“The people of the area are dying from cancerous emissions they take in without commensurate compensation in anyway. Not even a single cancer centre is established in any of the oil and gas producing communities,” HostCom lamented.
In a related development, the Oil Producers Trade Section (OPTS), in its presentation at the hearing, observed that the PIB did not address key challenges facing gas sector development in Nigeria.
The Chairman of the OPTS, Mr Mike Sangster, who expressed the concerns of the body said: “if the PIB is passed in its current form, it will not meet the government’s objectives of making Nigeria the leading destination for oil and gas investment and the recent scarcity of investmentonly $3 billion out of $70 billion in Africa-will continue.
“Nigeria faces ever increasing competition for investment and, despite having the largest reserves, only $3 billion out of the $70 billion committed in Africa for projects sanctioned between 2015 and 2019 were attributed to Nigeria, representing a meager four per cent”.
“This lack of competitiveness is caused in part by the high cost of doing business in Nigeria, with overall project costs and operations costs being 69 per cent and 42 per cent higher than the global average respectively.
A PIB, which safeguards existing projects and introduces competitive terms, is required to fully utilise the country’s resources for the benefit of all Nigerians,” Sangster stated. He, however, said that OPTS had conducted a detailed review of the PIB and commended the Federal Government’s efforts to introduce a comprehensive bill to address a number of issues affecting operations of the oil and gas industry.
He said that OPTS had observed some positive provisions in the bill which includes lower headline taxes rates for onshore and shallow water oil development activities. He added that the PIB also made provision for commercialisation of the Nigerian National Petroleum Corporation (NNPC) to bring about improved business efficiency among other laudable initiatives in the PIB.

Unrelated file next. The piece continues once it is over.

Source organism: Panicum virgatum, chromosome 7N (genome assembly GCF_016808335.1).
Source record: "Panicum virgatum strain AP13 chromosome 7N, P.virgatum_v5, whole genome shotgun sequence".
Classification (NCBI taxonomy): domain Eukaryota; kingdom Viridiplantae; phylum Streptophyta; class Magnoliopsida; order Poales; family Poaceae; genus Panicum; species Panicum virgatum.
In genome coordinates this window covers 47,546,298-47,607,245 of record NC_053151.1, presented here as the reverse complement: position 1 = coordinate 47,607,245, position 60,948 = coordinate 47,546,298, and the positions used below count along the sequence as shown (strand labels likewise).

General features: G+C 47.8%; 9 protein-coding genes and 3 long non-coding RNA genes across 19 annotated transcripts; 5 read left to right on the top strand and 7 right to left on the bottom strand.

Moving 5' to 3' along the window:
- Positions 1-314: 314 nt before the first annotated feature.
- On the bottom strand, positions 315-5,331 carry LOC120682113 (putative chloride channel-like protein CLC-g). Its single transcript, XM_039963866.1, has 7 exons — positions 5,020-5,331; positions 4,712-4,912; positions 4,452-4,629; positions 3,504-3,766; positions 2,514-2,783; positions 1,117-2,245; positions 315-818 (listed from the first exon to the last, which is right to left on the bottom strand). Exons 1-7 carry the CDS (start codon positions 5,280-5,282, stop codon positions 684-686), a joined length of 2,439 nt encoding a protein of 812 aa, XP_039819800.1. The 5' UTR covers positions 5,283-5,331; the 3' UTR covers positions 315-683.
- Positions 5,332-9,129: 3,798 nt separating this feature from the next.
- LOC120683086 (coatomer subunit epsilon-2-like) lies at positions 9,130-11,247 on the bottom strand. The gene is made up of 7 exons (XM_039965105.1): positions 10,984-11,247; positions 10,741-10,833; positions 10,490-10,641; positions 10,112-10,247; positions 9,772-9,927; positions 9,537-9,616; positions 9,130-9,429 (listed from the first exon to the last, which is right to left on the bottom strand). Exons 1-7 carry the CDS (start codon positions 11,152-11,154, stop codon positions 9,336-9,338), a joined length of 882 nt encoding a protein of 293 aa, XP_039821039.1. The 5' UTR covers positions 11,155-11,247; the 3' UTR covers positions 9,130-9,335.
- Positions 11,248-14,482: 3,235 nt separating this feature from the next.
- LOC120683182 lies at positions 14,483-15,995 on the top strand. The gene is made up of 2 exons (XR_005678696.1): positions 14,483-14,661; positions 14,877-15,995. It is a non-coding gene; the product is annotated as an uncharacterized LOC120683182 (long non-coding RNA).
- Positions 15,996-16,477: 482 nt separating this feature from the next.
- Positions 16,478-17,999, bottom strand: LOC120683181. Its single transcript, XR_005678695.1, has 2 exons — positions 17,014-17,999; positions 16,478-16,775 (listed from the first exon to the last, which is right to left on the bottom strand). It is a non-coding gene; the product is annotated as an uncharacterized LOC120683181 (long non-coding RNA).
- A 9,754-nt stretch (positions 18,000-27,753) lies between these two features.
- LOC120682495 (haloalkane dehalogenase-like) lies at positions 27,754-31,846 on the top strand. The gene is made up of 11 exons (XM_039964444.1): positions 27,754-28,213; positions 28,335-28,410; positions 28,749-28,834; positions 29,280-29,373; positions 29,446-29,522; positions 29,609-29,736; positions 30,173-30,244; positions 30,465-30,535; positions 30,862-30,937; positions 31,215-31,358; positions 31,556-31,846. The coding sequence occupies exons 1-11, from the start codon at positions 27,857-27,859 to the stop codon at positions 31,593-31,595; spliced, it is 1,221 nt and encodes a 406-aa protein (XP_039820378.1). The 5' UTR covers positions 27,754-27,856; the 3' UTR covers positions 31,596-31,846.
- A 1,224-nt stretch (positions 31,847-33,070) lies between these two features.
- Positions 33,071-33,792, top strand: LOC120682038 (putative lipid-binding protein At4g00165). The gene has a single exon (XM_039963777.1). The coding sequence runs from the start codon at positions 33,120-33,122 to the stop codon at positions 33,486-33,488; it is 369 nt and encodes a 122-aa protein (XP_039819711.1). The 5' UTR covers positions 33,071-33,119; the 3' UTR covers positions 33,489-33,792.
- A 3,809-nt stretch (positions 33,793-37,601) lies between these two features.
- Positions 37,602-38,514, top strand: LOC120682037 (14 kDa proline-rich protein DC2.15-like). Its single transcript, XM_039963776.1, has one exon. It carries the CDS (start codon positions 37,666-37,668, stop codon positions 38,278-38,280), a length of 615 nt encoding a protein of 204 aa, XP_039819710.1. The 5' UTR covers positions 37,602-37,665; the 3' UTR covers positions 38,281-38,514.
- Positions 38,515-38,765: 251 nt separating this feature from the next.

Meanwhile, the President of the Senate, Ahmad Lawan and the Minister of State for Petroleum Resources, Timipre Sylva, expressed optimism that the passage of the bill would boost socio-economic fortunes of the Host Communities and Nigeria in general. While declaring the event open, Lawan said that the National Assembly will ensure that when passed into law, the legislation would guarantee improved revenue earnings for the country as well as protect the investors and the oil producing communities.
His words: “Let me say this, we (National Assembly) will pass this bill not without ensuring that it is a bill that satisfies certain conditions. Nigeria is blessed with these resources, we want Nigeria to benefit optimally from them. In fact, we are in a hurry because we have lost so many years of benefits that we could have had.”
He, however, noted that the nonpassage of the PIB had been a major drag on the industry over the years, significantly limiting its ability to attract both local and foreign capital at a time when many other countries are scrambling to exploit their oil and gas resources. “The mere knowledge that the nation’s oil industry is still being governed by laws enacted more than 50 years ago is ludicrous and extremely disappointing.
As legislators, we will strive to deliver a Bill that will enhance the growth of our oil and gas industry, modernize our fiscal system and enhance competitiveness, while creating harmony for all stakeholders. This is a promise we have made and that we shall achieve. “Nigeria must have an Oil and Gas Industry that benefits its people. Equally, our Oil and Gas Industry must be competitive.
We must create a sustainable investment climate, where business in the sector will flourish,” he said. On his part, the Minister of State for Petroleum Resources, said that the passage of the PIB would assist host communities in petroleum operation areas to achieve their aspirations.
Calling for expeditious passage of the bill, Sylva said that the host communities would benefit immensely, noting that the objectives of the bill included promotion of economic growth through increased oil and gas production. Other objectives according to the Minister, are to stimulate economic growth through investment in midstream gas infrastructure and to institute a strong regulatory framework with increase emphasis on midstream development.